Saturday, January 3, 2009


As I promised in the last post, I will tell you about the journey my family has gone through to perfect the making of carmel pies. Carmel pie is my dad's favorite dessert, and his mom always makes sure to have one ready when we go to visit her. Eventually, we got the idea that we could actually make our own, and asked mom-maw for the recipe. She gave it willingly (almost too willingly) and we set off home again, anxious to make our own carmel pie.

Mom tried them first. She tried, and tried, and tried. I shudder to think at the sheer volume of sugar she melted that day in her courageous but fruitless attempts to achieve the pie nirvana that is carmel pie.

After the smoke cleared, mom conceded defeat and we all immediately blamed mom-maw for giving us a bad recipe so we'd be forced to visit her every time we wanted a carmel pie. Her name was mud around here for a good six months. Every time a recipe didn't turn out from then on, even if mom-maw had never touched it, she was blamed.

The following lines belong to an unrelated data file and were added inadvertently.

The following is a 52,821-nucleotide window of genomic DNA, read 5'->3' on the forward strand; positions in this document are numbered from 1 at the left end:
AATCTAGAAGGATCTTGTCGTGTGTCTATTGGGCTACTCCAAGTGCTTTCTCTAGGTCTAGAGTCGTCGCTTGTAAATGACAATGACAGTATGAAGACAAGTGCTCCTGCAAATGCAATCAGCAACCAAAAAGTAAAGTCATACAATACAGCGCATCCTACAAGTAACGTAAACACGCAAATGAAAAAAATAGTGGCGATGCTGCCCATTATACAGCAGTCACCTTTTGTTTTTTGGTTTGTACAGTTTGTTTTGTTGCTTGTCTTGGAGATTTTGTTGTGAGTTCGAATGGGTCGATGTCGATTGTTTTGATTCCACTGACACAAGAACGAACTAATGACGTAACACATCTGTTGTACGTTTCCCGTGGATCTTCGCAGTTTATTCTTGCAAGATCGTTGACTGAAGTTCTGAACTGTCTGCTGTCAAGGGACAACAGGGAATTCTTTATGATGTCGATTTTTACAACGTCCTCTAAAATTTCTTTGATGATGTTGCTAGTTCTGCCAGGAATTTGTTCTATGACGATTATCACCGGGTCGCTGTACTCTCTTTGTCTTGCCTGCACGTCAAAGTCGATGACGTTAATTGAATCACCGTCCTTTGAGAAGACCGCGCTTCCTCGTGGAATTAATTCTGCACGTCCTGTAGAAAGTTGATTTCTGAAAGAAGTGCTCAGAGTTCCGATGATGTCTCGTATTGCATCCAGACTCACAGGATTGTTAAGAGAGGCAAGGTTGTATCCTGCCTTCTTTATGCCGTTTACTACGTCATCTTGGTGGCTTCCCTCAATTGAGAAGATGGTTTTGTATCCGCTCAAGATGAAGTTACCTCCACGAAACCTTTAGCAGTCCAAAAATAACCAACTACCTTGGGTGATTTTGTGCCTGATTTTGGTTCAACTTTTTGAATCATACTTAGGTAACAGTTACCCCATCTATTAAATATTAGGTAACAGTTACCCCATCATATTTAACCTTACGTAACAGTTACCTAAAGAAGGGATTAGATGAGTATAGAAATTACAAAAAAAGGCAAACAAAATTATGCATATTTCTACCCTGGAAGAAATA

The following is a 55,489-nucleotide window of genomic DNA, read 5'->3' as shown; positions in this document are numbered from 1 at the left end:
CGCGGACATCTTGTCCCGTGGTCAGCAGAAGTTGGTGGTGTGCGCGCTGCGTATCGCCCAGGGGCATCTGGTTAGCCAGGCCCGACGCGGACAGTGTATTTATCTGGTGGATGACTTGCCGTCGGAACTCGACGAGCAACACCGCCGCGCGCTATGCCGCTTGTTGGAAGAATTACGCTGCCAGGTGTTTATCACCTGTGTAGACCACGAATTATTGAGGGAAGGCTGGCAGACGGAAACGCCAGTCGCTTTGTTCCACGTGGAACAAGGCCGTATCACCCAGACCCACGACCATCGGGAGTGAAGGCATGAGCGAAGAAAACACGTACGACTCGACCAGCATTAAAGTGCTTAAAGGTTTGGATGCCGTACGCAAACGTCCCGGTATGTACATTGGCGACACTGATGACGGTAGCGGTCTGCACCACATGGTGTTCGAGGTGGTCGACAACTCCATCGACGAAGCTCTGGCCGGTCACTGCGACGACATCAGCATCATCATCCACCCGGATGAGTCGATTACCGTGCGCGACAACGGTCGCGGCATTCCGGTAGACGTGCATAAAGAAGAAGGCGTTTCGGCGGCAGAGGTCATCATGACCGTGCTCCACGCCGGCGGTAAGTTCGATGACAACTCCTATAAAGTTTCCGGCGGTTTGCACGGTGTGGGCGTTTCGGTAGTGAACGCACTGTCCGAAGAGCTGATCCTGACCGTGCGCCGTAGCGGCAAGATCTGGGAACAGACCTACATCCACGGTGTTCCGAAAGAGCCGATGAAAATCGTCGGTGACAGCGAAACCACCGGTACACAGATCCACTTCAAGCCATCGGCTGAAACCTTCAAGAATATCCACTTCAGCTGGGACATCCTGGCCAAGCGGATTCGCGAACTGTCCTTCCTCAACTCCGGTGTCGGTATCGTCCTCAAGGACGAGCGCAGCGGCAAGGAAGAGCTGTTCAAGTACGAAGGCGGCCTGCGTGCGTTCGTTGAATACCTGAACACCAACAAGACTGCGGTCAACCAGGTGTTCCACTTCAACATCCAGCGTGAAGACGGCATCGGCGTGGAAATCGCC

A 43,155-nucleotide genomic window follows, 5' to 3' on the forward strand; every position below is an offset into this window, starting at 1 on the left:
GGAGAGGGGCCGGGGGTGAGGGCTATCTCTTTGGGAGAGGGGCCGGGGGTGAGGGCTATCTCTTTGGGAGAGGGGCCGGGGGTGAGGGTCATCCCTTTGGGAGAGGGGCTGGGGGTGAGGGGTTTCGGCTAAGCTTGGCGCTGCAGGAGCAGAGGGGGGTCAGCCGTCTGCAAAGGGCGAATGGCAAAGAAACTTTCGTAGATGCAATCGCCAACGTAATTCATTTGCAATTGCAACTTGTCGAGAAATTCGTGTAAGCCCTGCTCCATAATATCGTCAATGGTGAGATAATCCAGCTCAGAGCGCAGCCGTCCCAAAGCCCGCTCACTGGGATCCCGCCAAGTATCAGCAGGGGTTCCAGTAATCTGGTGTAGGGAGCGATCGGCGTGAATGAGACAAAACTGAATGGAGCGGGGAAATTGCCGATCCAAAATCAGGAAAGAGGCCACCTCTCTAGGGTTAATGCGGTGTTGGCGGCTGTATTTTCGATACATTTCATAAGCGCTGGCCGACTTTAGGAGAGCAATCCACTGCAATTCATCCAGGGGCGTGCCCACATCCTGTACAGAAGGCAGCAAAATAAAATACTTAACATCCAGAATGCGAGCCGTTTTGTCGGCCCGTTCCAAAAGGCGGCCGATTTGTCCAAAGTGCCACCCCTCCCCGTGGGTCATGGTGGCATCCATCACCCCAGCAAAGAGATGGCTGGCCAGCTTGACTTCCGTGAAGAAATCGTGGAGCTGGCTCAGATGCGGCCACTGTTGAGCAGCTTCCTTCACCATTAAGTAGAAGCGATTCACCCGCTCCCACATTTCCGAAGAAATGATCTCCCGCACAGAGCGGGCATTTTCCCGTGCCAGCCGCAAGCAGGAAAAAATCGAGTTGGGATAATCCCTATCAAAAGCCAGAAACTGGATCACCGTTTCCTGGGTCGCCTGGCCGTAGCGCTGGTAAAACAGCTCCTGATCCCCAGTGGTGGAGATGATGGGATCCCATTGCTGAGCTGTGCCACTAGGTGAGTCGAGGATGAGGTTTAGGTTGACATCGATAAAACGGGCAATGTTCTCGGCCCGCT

The next time we visited mom-maw, we asked her to wait until we got there to make the pies so we could watch. Watch we did, and my dear husband took copious amounts of ridiculously detailed notes about the entire process.

So armed, we returned home and tried again.

Another dismal failure. This time we knew exactly what mom-maw had used (and there were, in fact, a few minor deviations from the recipe, although mom-maw swears to this day it's correct). We knew how long and how hot to make it. We knew everything she'd done, but it still turned out into a runny, flour-flavored catastrophe.

A couple more attempts were made over the last year or so, and were again met with disappointing results. Then, my dad became a fan of Alton Brown. This pretty much sums up Mr. Brown:

My dad is a geek. He loves the explanations and education of AB's show. He watched a few episodes, applied a little cooking chemistry (and a lot of time and use of the stand mixer he got this Christmas), and viola! The infamous carmel pie.

Top with mirangue, bake a bit, and you have yourself a delectable treat.

A pie composed nearly entirely of melted sugar.

Needless to say - it was consumed quickly and enjoyed immensely.